Is Sun Exposure the Only Cause of Skin Cancer?
Skin cancer is one of the most common and treatable forms of cancer when caught in the early stages. Any person can develop skin cancer, but the cause depends on the type of cancer diagnosed as well as the person’s skin type. People with lighter colored hair, eyes, and skin have a greater risk of developing skin cancer because their body contains less melanin that protects them from sun damage. Continuous exposure to the sun without the protection of sunscreen, hats, lightweight long-sleeved clothing, and other barriers increase the risk of developing skin cancer as well.
Although long-term, unprotected sun exposure is a leading cause of skin cancer, it’s not the only cause. It depends largely on whether a doctor diagnoses a non-melanoma or melanoma type of skin cancer.
Non-Melanoma Skin Cancer and the Relationship to Sun Exposure
Basal cell carcinoma and squamous cell carcinoma are the two types of skin cancer not associated with melanoma. These types usually develop many years of sun exposure. The most typical places for a non-melanoma type of skin cancer to appear to include sun-exposed areas of the body such as the face, ears, neck, hands, and lower arms. However, some people have a genetic pre-disposition to non-melanoma types of skin cancer and may develop either basal cell carcinoma or squamous cell carcinoma without prolonged sun exposure.
Skin Cancer Symptoms
Self-monitoring is important for all types of skin cancer. Doctors recommend that you regularly check your skin and use the ABCD rule to determine if you have a potential abnormality. This acronym stands for the following:
- Asymmetry: When looking at a mole or birthmark, both halves should appear equal. If one half is a different size or appears jagged, schedule an appointment with a dermatologist.
- Border: You may have skin cancer if the borders of a mole or birthmark appear blurred, irregular, notched, or ragged.
- Color: Markings on your skin should have a uniform color. Consider it a warning sign if part of a skin marking contains various shades of black or brown or appears tinged with blue, pink, red, or white.
- Diameter: When you measure the spot with a ruler, it should not be more than six millimeters going across. However, some types of melanoma skin cancers can appear smaller than this.
If you have one of the two types of non-melanoma skin cancer, you may notice one or more of these symptoms:
- A sore that crusts, bleeds, or oozes without scabbing over and healing for a period of several weeks
- One patch of skin appears tight and shiny like a scar
- A red, raised patch with or without itching
- A dip in the skin with a raised border
- A shiny, pearl-like bump
The terms basal cell and squamous cell refer to the layer of the skin where a doctor diagnoses a carcinoma, which means the skin contains cancer cells. Basal cell skin cancer means that cancer is present in the skin’s epidermis. Squamous cell skin cancer resides in the skin’s subcutaneous layer.
Common causes of non-melanoma skin cancer besides prolonged sun exposure and frequent sunburns
- Rare inherited genetic skin disorders such as Gorlin syndrome
- A history of fragile skin
- Age over 50
- Use of tanning beds
- Fair complexion or freckles
- Precancerous skin conditions such as actinic keratosis
- A weakened or compromised immune system
If your provider is concerned about an area based on the symptoms listed above, your provider will make a referral to a dermatologist for a more detailed evaluation.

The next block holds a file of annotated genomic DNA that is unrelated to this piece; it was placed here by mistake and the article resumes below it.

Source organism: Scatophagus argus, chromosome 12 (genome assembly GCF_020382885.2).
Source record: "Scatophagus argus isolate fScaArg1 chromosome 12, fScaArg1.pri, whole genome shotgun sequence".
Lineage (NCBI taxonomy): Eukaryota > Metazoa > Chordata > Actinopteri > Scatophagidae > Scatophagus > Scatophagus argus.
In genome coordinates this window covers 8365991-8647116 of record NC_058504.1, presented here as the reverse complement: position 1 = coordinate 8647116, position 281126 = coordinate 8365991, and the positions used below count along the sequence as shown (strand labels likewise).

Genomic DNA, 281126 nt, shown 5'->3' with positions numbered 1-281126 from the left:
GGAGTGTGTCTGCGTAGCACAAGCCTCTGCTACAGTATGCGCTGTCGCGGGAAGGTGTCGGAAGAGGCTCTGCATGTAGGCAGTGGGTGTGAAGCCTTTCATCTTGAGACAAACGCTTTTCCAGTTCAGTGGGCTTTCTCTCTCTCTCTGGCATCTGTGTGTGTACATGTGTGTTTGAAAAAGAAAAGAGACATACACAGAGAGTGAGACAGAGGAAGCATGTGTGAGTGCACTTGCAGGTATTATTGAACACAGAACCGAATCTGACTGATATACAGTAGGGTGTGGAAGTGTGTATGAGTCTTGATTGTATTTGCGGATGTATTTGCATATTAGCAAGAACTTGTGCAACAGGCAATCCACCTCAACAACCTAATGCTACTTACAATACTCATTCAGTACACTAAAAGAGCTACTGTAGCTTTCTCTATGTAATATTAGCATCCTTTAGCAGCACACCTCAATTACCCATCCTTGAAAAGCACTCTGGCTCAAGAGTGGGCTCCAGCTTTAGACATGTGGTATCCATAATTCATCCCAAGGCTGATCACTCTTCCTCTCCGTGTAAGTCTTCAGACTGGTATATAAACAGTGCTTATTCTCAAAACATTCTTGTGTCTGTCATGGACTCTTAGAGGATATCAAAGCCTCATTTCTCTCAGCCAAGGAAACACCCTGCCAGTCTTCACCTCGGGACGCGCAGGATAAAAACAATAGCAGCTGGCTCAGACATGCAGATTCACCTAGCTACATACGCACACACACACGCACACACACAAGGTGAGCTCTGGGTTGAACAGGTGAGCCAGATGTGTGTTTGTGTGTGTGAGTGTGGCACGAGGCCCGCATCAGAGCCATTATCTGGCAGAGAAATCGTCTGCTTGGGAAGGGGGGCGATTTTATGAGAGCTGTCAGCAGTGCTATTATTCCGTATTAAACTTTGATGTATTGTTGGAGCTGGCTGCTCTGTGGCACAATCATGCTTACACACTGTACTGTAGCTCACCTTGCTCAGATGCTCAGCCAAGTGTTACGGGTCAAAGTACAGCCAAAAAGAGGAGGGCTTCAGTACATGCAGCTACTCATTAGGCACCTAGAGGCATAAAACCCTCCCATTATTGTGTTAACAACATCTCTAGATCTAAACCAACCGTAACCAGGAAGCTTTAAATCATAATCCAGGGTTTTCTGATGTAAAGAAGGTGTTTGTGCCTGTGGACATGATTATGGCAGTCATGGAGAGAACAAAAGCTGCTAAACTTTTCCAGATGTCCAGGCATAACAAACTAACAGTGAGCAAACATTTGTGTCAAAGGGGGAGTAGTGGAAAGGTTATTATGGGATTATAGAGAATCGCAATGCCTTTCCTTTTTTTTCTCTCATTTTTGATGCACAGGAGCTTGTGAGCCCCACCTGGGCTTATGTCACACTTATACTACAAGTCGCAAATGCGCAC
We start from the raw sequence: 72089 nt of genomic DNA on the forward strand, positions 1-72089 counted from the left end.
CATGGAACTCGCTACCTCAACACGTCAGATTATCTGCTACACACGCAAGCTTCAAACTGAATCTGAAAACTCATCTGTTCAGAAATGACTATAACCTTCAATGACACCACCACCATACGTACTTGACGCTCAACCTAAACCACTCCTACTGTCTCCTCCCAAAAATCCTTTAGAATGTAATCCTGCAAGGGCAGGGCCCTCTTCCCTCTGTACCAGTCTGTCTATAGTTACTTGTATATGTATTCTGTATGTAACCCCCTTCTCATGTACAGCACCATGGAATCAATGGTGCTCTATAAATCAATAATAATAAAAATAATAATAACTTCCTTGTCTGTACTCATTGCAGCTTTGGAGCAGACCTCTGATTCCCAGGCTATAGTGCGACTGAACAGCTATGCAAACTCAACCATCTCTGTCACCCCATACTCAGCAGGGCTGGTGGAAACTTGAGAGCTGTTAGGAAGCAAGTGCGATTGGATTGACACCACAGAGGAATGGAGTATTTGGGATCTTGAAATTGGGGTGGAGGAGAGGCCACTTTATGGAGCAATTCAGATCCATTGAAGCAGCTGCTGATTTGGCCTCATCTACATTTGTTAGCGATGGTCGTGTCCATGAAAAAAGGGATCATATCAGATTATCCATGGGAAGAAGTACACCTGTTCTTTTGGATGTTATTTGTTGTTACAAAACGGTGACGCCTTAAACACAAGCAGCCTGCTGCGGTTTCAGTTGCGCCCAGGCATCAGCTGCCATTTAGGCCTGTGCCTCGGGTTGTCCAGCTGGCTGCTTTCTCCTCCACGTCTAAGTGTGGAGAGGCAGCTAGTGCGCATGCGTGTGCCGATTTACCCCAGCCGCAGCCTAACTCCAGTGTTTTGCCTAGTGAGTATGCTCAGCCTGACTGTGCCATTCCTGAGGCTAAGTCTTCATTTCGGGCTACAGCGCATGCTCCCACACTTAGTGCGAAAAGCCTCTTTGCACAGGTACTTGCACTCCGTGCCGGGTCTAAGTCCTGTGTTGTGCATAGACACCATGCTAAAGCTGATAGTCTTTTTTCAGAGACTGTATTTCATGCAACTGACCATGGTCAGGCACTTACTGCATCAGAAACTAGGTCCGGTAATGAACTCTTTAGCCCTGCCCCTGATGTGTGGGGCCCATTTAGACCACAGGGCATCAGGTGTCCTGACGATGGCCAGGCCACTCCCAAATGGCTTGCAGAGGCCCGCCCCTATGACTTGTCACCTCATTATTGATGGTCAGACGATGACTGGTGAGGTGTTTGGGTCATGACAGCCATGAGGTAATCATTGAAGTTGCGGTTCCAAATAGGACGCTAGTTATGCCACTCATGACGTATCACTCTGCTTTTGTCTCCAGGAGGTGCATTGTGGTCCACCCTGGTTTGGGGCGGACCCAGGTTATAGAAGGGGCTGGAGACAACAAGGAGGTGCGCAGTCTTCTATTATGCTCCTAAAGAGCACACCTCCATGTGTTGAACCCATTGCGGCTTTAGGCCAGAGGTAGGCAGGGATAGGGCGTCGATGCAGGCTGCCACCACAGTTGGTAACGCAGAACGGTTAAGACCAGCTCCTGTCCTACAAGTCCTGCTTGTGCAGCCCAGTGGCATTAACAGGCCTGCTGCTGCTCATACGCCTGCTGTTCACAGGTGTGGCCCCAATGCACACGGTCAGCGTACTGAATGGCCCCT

Melanoma Skin Cancer
Melanoma is the most serious type of skin cancer because it can spread to other parts of the body. When caused by sun exposure, it’s typically due to brief and intense exposure rather than prolonged exposure over time. This type of cancer develops in pigments cells under the skin called melanocytes. Early indications of melanoma include new blemishes, markings, lumps, moles, or sores. Many people also experience changes in the way their skin feels or looks. The same ABCD guidelines used for detection of non-melanoma skin cancer is also appropriate for melanoma.
Initially, it’s often challenging for people to know which of the three types of skin cancer they have. That’s why receiving a prompt evaluation from a dermatologist is essential. Some of the symptoms associated with melanoma are the same as those of non-melanoma skin cancer, including sun exposure, light complexion, freckling, previous skin cancer, age over 50, and family history. Having numerous moles, especially those classified as dysplastic nevi or congenital melanocytic nevi, also increases the risk.
Reducing Your Risk of Skin Cancer
You can’t control some risk factors associated with skin cancer, such as age, family history, or pigmentation. However, it’s important to manage those than you can control. Be sure to protect yourself in the sun by using sunscreen and limiting the time you spend in direct sunlight. You should also avoid the use of tanning beds and sunlamps as medical researchers have linked both to skin cancer.
Additionally, we recommend performing monthly skin checks to look for abnormal moles or anything in the ABCD skin cancer diagnosis criteria. Skin cancer is highly treatable when detected early, so don’t hesitate to schedule an appointment with your Western Maryland Health System provider if you notice anything out of the ordinary.
Please note, the information provided throughout this site is not intended or implied to be a substitute for professional medical advice, diagnosis or treatment. All content, including text, graphics, images, and video, on or available through this website is for general information purposes only. If you are experiencing relating symptoms, please visit your doctor or call 9-1-1 in an emergency.